Paul McCreesh conducts the Gabrieli Consort and Players in the Gloria from the eight-part Christmas Mass Missa Hodie Christus natus est by Italian Renaissance composer Giovanni Pierluigi da Palestrina (1525-1594).

This parody Mass is based on a Christmas motet for eight parts by Palestrina, Hodie Christus natus est (Today Christ is Born).

Gloria from Missa Hodie Christus natus est by Palestrina / Gabrieli Consort & Players conducted by Paul McCreesh

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Old 2009-12-24, 06:51   Link #107
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Beautiful Renaissance Christmas Music: An English Carol and a Spanish Motet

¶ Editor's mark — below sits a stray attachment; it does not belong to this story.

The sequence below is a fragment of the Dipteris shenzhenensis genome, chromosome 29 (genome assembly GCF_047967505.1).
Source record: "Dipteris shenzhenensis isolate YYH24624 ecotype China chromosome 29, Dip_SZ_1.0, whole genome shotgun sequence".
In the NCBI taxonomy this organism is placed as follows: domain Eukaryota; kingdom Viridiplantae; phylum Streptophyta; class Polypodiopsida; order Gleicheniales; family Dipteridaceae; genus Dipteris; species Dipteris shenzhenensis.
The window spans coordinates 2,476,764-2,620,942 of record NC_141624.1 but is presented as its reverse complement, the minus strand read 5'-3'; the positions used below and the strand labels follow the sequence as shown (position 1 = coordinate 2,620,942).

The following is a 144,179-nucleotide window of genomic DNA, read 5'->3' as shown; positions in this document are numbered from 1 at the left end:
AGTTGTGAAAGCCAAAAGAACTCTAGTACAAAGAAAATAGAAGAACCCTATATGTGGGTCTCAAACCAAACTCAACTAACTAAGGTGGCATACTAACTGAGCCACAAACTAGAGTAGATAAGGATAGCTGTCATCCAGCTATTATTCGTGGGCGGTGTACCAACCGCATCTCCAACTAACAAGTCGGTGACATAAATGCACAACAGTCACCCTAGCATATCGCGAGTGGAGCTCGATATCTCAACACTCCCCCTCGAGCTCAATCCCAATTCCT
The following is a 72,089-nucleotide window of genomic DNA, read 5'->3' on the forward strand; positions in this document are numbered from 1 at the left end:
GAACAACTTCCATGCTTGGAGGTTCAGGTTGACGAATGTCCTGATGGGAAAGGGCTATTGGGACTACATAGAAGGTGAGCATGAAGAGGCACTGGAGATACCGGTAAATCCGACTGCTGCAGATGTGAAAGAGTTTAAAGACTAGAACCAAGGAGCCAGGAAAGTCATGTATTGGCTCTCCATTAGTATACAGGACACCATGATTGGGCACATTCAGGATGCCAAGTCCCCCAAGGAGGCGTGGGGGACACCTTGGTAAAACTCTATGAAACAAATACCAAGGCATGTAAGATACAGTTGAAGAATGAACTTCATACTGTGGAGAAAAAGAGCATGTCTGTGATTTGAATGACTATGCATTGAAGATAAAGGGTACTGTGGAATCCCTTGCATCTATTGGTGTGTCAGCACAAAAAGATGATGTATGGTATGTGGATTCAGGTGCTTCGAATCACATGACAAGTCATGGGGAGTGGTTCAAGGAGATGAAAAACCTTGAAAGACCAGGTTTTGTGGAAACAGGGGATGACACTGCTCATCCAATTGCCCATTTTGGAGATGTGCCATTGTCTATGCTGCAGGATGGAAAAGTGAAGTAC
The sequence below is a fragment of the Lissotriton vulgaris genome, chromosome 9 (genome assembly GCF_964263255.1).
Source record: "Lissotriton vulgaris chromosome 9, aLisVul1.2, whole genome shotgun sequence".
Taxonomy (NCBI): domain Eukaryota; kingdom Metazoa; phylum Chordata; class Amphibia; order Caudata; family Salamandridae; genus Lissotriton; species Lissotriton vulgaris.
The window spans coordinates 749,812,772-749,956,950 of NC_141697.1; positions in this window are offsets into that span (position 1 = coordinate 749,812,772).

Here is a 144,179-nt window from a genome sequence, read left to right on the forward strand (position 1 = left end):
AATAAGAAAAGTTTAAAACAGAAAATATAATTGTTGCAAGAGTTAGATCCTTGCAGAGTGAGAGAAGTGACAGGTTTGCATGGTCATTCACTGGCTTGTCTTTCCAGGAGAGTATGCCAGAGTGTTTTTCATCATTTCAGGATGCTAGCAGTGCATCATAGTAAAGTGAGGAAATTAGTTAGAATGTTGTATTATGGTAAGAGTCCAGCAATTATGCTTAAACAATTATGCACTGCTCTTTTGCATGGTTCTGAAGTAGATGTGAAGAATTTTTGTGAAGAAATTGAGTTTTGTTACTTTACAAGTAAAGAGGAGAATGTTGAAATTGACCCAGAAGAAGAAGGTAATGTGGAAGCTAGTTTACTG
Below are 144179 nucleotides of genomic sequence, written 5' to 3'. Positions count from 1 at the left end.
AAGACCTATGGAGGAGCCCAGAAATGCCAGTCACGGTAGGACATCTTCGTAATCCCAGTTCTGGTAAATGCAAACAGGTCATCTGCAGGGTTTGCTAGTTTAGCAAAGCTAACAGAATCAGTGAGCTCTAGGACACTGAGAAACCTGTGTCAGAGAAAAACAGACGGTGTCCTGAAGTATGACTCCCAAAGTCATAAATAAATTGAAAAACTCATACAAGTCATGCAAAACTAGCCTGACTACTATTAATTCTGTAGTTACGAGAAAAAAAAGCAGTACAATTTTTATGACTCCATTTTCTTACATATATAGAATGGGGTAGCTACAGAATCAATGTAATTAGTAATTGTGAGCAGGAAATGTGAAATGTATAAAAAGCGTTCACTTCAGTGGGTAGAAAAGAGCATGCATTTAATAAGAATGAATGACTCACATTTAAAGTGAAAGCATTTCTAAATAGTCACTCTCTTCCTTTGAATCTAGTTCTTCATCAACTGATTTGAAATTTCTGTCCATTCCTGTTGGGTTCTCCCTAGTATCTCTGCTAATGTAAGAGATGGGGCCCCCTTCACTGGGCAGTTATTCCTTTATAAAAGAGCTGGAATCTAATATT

The Coventry Carol (Lully Lullay) is a Christmas carol which dates back to the 16th Century in Coventry, England.

The Choir of Westminster Cathedral, London - the primary Roman Catholic Cathedral in England and Wales - under the leadership of then Master of Music David Hill (1982-1987) performs a traditional setting of the beautiful Coventry Carol in the majestic Neo-Byzantine basilica of Westminster Cathedral, while the Choir of King's College, Cambridge - the most famous Anglican collegiate choir in the UK - under the leadership of Director of the Music Stephen Cleobury sings a lovely modern setting of the Coventry Carol by the British composer Kenneth Leighton (1929-1988) in the splendid English Perpendiular Gothic building of King's College Chapel, Cambridge:

Coventry Carol (Lully Lullay) / Choir of Westminster Cathedral conducted by David Hill



Coventry Carol (Lully Lullay) by Kenneth Leighton / Choir of King's College, Cambridge conducted by Stephen Cleobury